Army PFC Kimberly Hernandez, gives a high-five to a girl evacuated from Kabul, Afghanistan, before boarding a bus after they arrived at Washington Dulles International Airport, in Chantilly, Va., on Monday, Aug. 30, 2021. Credit: Jose Luis Magana / AP

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The U.S. withdrawal from Afghanistan provides a bookend to the tragedy of the Sept. 11 terrorist attacks.

I remember vividly where I was when I learned a plane hit one of the World Trade Center’s towers. Initial reports suggested the collision was by a small aircraft and it appeared accidental. When the second plane struck, it was clear this was an assault, the culmination of a plot.

Rumors swirled as flights were grounded across the country. We saw people trying desperately to escape those New York City skyscrapers and running amid the swirling debris. Passengers of United Airlines Flight 93 gave their lives, bringing down their hijacked plane before it reached Washington, D.C. A fourth plane hit the Pentagon.

Afterwards Americans grieved collectively. On the steps of the Capitol, 150 members of Congress from both parties stood together to sing “God Bless America.” Makeshift memorials were erected. Hundreds of funerals of heroic firefighters and police officers were held with solemn processions and bagpipes.

As we felt sadness and anger, decisions about military action were made. Three days after the attacks, former President George W. Bush visited Ground Zero in lower Manhattan, picked up a bullhorn and proclaimed “I can hear you. The rest of the world hears you. And the people who knocked these buildings down will hear all of us soon.”

Bush ordered military operations in Afghanistan, from which al-Qaida leader Osama bin Laden had planned the attacks. While the U.S. made significant military gains, in December 2001 bin Laden escaped from Tora Bora. But the U.S. did not leave, and a year after bin Laden’s flight, Bush’s focus turned to planning the war in Iraq.

Now the United States is finally departing Afghanistan. This end comes after an occupation built on false promises that stability and peace were coming.

As journalist Craig Whitlock wrote in 2019 in a review of internal U.S. government documents, “senior U.S. officials failed to tell the truth about the war in Afghanistan . . . making rosy pronouncements they knew to be false and hiding unmistakable evidence the war had become unwinnable.” Interviews demonstrated “the U.S. government’s botched attempts to curtail runaway corruption, build a competent Afghan army and police force, and put a dent in Afghanistan’s thriving opium trade.”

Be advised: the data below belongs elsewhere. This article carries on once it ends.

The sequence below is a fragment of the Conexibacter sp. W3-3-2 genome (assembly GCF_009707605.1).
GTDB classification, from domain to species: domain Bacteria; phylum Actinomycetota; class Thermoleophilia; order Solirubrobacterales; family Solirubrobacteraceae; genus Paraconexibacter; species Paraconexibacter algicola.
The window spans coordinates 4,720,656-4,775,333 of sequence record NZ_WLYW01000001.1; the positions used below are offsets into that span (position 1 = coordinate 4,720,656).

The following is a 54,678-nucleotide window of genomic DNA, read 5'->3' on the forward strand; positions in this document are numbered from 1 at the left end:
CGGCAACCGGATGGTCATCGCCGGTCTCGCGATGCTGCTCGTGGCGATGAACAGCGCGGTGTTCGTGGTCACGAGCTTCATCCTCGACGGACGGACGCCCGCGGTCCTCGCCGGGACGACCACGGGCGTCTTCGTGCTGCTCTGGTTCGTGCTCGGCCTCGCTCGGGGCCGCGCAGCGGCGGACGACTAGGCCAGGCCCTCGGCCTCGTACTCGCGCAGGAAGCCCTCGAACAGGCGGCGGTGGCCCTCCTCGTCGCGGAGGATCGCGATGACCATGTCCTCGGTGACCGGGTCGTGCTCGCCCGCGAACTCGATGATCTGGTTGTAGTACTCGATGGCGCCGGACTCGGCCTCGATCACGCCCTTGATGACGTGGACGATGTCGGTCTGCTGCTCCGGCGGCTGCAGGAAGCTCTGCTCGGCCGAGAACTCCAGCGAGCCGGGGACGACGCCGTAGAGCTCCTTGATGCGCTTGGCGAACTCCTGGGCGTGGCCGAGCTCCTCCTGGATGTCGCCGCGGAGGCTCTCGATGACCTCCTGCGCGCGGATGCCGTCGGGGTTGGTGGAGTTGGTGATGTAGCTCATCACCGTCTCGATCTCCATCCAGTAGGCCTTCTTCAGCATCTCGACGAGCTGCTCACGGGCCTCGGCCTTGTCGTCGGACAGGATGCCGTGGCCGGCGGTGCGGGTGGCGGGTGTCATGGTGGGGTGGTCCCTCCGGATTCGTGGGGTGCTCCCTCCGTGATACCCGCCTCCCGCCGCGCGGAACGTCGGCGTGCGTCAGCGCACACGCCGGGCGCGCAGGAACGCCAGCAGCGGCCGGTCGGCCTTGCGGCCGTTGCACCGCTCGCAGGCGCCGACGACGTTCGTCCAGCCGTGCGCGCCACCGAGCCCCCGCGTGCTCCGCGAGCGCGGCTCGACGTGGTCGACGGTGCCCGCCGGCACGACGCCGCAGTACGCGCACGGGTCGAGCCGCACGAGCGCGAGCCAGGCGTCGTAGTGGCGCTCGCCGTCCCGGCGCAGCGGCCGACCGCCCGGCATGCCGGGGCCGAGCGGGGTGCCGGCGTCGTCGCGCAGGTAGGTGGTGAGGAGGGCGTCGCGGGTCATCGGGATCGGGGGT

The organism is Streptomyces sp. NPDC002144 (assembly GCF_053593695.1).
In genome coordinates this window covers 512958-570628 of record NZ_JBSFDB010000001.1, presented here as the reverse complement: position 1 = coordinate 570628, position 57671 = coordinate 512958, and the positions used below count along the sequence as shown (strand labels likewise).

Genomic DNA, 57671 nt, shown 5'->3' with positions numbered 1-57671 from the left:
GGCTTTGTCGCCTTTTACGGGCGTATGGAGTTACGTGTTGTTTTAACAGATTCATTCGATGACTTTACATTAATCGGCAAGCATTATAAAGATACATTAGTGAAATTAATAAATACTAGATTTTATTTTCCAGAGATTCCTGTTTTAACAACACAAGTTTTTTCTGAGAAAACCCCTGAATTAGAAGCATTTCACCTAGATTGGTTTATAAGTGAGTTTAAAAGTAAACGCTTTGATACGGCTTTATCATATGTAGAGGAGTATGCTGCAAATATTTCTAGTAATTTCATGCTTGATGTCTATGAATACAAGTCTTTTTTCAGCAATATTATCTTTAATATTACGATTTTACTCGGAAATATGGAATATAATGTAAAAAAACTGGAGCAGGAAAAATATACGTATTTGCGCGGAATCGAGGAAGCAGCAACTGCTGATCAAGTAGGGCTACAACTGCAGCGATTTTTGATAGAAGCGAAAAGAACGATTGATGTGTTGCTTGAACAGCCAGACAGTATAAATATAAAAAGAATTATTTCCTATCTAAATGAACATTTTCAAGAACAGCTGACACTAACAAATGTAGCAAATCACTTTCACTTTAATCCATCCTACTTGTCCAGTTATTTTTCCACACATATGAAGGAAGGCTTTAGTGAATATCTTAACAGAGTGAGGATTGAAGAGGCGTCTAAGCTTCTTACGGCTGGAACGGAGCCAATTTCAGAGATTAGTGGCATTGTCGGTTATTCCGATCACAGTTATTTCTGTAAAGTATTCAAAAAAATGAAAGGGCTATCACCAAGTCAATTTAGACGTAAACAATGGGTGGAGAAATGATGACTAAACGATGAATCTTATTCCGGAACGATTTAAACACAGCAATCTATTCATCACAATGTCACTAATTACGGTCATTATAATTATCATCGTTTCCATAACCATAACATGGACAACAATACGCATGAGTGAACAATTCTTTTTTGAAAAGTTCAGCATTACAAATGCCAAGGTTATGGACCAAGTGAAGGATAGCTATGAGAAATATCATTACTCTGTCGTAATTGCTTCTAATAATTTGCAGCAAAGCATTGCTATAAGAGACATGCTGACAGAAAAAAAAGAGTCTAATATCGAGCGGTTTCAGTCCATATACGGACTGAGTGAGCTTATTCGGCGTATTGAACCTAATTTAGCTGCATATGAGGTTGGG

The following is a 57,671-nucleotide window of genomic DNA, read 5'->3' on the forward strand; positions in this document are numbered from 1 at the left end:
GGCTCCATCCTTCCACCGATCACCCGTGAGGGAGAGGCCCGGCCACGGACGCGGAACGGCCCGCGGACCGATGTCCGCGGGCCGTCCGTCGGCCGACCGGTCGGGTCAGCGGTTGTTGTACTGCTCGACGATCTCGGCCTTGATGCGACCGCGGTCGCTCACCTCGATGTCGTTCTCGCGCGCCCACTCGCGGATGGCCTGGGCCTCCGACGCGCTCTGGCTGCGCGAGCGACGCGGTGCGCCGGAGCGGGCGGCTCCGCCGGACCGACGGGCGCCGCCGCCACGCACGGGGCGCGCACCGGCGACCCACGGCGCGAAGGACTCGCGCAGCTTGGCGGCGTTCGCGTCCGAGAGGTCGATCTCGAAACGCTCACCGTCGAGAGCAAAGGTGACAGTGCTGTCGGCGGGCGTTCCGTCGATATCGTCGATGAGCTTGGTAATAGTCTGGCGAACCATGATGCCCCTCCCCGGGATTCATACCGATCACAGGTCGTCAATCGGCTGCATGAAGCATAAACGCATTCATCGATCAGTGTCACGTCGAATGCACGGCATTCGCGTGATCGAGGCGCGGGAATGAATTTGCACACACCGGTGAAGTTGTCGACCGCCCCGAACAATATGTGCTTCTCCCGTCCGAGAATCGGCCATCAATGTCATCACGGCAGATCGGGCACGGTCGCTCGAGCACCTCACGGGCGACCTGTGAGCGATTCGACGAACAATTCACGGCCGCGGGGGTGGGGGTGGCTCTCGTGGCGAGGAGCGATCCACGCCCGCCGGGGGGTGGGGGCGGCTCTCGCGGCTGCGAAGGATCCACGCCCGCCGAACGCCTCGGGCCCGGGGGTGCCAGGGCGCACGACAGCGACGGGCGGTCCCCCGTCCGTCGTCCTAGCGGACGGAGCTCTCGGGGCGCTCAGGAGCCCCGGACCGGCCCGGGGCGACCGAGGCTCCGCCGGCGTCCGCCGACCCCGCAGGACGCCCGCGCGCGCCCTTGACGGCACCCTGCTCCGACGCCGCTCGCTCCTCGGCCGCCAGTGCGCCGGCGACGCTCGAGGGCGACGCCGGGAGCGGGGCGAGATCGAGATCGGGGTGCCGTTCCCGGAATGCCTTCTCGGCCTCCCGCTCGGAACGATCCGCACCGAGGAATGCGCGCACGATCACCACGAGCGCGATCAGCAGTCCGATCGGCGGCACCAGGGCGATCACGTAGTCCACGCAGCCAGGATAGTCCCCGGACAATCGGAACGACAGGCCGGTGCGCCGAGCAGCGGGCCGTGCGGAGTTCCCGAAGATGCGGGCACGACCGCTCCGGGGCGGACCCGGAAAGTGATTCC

Thousands of American military members died in Afghanistan, including 13 valiantly working at the Kabul airport to evacuate Americans and our allies last week. Some of the heroic 13 were babies at the time of the Sept. 11 attacks.

It’s painful to believe that the entire effort of two decades, with its expenditure of trillions of dollars and hundreds of thousands of deaths in the country, was a house of cards that so quickly fell.

All options involving the war and withdrawal had security and political risks. For instance, while some contend that U.S. military equipment should have been evacuated before the Taliban took territory, this likely would have been criticized as kneecapping the Afghan military.

Ultimately, the disarray at the conclusion of the U.S. war in Afghanistan was put in motion when the decision was made to stay after bin Laden escaped. I’ve asked experts if they know of a non-chaotic, nonviolent end to a foreign occupation by a military that backed the losing side of a civil war. None have any examples and their consensus is that a calm end in these circumstances could exist only through magical thinking.

What is unusual about the withdrawal is the large number of those evacuated, far surpassing initial goals of about 70,000.

As with the Sept. 11 attacks, there should be careful reviews of how the war in Afghanistan and its conclusion unfolded and mistakes across presidential administrations should be identified.

Gaining public support for starting the war in Afghanistan came easily after Americans sufferred terrorism on U.S. soil. But then the mission, joined by hubris, shifted to nation-building and spawned repeated six-month mission extensions with promises of impossibly positive scenarios. And now the consequences of 20 years of tragedy will linger.

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Amy Fried, Opinion columnist

Amy Fried has written about the media and politics, women in politics, Maine and American political culture, and political activism, and works to create change through the Rising Tide Center. A political...